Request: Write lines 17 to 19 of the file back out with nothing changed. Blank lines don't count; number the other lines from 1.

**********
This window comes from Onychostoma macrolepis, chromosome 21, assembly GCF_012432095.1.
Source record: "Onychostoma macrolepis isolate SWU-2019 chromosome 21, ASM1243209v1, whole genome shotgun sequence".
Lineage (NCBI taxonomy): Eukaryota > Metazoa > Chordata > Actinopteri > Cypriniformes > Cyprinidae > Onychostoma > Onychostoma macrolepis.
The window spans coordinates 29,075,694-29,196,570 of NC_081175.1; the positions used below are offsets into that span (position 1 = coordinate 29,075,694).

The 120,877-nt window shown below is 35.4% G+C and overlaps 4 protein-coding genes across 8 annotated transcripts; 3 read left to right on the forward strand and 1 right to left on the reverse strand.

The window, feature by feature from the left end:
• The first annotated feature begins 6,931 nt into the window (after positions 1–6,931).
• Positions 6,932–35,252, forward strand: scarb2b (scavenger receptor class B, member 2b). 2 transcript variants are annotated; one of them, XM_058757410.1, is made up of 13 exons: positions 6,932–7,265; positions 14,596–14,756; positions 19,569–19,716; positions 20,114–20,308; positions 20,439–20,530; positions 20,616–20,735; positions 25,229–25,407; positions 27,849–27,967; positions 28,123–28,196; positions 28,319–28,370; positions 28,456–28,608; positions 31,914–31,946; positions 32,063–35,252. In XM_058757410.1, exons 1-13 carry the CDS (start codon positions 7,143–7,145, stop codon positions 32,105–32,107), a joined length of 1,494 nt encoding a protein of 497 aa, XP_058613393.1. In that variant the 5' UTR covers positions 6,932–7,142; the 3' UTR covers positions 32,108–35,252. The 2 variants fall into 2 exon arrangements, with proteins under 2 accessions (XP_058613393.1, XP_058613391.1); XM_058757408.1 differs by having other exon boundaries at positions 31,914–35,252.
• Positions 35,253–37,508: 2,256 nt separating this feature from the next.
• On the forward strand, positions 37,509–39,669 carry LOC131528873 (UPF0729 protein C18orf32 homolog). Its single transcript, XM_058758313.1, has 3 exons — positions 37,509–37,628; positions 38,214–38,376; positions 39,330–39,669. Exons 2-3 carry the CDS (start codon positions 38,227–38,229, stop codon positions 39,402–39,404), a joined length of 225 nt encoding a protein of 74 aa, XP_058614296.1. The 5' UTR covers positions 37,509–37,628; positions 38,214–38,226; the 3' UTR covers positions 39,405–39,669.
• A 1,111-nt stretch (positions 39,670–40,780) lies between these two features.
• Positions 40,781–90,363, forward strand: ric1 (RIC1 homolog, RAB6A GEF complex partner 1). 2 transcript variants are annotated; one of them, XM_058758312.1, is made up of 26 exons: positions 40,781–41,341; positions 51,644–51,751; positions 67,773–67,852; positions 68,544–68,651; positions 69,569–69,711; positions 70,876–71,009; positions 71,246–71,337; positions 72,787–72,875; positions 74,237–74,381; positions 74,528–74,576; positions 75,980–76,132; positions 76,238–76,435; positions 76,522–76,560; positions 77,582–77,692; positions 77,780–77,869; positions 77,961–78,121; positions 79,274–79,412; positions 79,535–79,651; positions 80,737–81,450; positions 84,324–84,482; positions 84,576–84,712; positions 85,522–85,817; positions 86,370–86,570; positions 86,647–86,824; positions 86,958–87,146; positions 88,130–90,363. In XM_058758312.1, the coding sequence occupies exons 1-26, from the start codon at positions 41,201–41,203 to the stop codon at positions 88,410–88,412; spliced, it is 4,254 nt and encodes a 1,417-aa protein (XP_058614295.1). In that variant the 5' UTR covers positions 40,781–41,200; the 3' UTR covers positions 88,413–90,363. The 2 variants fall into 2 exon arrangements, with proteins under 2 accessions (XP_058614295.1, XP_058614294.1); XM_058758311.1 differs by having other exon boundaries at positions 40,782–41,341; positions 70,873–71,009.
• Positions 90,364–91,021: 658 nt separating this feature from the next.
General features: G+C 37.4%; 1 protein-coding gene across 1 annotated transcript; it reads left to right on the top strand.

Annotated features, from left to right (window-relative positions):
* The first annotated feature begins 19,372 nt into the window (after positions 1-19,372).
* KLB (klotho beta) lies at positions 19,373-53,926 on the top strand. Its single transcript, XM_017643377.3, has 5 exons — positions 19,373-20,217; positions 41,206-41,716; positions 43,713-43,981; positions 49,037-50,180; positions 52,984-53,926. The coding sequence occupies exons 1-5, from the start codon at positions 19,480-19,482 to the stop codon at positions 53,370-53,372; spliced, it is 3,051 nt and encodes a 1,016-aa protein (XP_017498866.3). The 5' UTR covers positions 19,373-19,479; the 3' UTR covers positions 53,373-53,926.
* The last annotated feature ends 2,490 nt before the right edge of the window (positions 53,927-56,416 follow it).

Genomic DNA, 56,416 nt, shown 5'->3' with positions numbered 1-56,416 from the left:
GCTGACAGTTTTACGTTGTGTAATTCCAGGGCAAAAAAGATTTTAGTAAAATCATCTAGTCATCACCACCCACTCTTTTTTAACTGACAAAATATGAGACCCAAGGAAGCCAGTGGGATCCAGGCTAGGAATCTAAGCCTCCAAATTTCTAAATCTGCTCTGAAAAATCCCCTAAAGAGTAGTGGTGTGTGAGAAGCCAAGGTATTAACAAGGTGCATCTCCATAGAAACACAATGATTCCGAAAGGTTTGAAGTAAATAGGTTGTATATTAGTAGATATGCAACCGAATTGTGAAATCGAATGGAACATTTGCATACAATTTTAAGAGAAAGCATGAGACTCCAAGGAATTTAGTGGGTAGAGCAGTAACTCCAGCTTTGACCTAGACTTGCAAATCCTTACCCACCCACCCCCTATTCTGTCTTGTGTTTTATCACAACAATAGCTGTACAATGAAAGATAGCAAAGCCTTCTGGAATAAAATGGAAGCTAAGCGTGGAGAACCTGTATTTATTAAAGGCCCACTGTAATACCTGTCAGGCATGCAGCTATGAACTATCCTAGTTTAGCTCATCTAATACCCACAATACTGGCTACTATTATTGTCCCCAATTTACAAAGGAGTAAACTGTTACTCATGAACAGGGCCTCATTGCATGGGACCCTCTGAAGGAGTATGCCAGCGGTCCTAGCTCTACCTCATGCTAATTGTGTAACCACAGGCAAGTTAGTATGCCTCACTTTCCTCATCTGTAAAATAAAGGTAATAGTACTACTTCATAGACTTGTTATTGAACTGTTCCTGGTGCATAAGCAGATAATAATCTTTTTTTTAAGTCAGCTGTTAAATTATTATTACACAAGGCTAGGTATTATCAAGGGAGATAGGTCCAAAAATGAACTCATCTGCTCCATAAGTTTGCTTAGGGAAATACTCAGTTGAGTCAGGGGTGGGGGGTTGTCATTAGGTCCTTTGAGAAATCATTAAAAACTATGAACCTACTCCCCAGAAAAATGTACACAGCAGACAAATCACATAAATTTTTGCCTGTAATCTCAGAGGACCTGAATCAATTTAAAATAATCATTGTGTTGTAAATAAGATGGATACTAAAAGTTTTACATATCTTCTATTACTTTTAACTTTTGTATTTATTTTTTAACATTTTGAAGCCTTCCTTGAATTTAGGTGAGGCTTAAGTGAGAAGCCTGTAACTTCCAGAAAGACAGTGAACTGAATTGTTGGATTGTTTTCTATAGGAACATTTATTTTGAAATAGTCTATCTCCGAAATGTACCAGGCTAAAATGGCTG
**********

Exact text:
* KLB (klotho beta) lies at positions 19,373-53,926 on the top strand. Its single transcript, XM_017643377.3, has 5 exons — positions 19,373-20,217; positions 41,206-41,716; positions 43,713-43,981; positions 49,037-50,180; positions 52,984-53,926. The coding sequence occupies exons 1-5, from the start codon at positions 19,480-19,482 to the stop codon at positions 53,370-53,372; spliced, it is 3,051 nt and encodes a 1,016-aa protein (XP_017498866.3). The 5' UTR covers positions 19,373-19,479; the 3' UTR covers positions 53,373-53,926.
* The last annotated feature ends 2,490 nt before the right edge of the window (positions 53,927-56,416 follow it).

Genomic DNA, 56,416 nt, shown 5'->3' with positions numbered 1-56,416 from the left: